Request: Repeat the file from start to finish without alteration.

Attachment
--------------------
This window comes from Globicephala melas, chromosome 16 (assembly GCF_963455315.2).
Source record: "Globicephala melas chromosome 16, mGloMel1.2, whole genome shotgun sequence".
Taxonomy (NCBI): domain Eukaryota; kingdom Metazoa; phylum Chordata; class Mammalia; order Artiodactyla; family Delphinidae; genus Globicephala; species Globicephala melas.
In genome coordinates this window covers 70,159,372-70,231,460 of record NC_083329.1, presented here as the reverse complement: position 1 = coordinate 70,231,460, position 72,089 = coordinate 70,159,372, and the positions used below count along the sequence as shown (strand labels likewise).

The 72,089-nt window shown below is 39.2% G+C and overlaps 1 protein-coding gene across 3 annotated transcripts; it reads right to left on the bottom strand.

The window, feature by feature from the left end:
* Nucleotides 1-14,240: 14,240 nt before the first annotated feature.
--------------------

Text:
This window comes from Globicephala melas, chromosome 16 (assembly GCF_963455315.2).
Source record: "Globicephala melas chromosome 16, mGloMel1.2, whole genome shotgun sequence".
Taxonomy (NCBI): domain Eukaryota; kingdom Metazoa; phylum Chordata; class Mammalia; order Artiodactyla; family Delphinidae; genus Globicephala; species Globicephala melas.
In genome coordinates this window covers 70,159,372-70,231,460 of record NC_083329.1, presented here as the reverse complement: position 1 = coordinate 70,231,460, position 72,089 = coordinate 70,159,372, and the positions used below count along the sequence as shown (strand labels likewise).

The 72,089-nt window shown below is 39.2% G+C and overlaps 1 protein-coding gene across 3 annotated transcripts; it reads right to left on the bottom strand.

The window, feature by feature from the left end:
* Nucleotides 1-14,240: 14,240 nt before the first annotated feature.